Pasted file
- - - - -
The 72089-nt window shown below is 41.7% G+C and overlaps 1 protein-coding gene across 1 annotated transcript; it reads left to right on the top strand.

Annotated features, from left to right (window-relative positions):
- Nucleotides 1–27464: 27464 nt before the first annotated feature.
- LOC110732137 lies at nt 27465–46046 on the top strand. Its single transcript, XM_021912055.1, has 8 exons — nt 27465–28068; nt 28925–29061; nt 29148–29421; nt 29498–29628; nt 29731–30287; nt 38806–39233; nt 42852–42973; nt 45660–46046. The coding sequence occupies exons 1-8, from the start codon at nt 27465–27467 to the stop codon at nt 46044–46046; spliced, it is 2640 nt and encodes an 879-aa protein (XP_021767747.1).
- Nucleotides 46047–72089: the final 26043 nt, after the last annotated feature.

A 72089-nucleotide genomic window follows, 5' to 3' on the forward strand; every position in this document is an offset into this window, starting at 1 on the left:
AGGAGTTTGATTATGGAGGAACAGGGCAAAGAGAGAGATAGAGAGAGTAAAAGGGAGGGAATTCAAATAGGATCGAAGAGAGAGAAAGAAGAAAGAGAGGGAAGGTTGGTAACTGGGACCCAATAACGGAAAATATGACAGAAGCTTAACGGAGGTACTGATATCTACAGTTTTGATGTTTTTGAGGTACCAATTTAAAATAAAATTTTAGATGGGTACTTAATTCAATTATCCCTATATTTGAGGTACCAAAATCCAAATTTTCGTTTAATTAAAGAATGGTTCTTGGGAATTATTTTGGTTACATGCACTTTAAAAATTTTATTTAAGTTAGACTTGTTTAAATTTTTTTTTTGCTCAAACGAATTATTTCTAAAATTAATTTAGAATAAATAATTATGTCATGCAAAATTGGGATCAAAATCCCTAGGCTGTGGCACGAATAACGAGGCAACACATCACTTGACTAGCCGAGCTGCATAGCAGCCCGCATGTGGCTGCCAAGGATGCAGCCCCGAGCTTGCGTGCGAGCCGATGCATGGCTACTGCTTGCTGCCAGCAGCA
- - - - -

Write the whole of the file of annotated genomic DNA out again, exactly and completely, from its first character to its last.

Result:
The 72089-nt window shown below is 41.7% G+C and overlaps 1 protein-coding gene across 1 annotated transcript; it reads left to right on the top strand.

Annotated features, from left to right (window-relative positions):
- Nucleotides 1–27464: 27464 nt before the first annotated feature.
- LOC110732137 lies at nt 27465–46046 on the top strand. Its single transcript, XM_021912055.1, has 8 exons — nt 27465–28068; nt 28925–29061; nt 29148–29421; nt 29498–29628; nt 29731–30287; nt 38806–39233; nt 42852–42973; nt 45660–46046. The coding sequence occupies exons 1-8, from the start codon at nt 27465–27467 to the stop codon at nt 46044–46046; spliced, it is 2640 nt and encodes an 879-aa protein (XP_021767747.1).
- Nucleotides 46047–72089: the final 26043 nt, after the last annotated feature.

A 72089-nucleotide genomic window follows, 5' to 3' on the forward strand; every position in this document is an offset into this window, starting at 1 on the left:
AGGAGTTTGATTATGGAGGAACAGGGCAAAGAGAGAGATAGAGAGAGTAAAAGGGAGGGAATTCAAATAGGATCGAAGAGAGAGAAAGAAGAAAGAGAGGGAAGGTTGGTAACTGGGACCCAATAACGGAAAATATGACAGAAGCTTAACGGAGGTACTGATATCTACAGTTTTGATGTTTTTGAGGTACCAATTTAAAATAAAATTTTAGATGGGTACTTAATTCAATTATCCCTATATTTGAGGTACCAAAATCCAAATTTTCGTTTAATTAAAGAATGGTTCTTGGGAATTATTTTGGTTACATGCACTTTAAAAATTTTATTTAAGTTAGACTTGTTTAAATTTTTTTTTTGCTCAAACGAATTATTTCTAAAATTAATTTAGAATAAATAATTATGTCATGCAAAATTGGGATCAAAATCCCTAGGCTGTGGCACGAATAACGAGGCAACACATCACTTGACTAGCCGAGCTGCATAGCAGCCCGCATGTGGCTGCCAAGGATGCAGCCCCGAGCTTGCGTGCGAGCCGATGCATGGCTACTGCTTGCTGCCAGCAGCA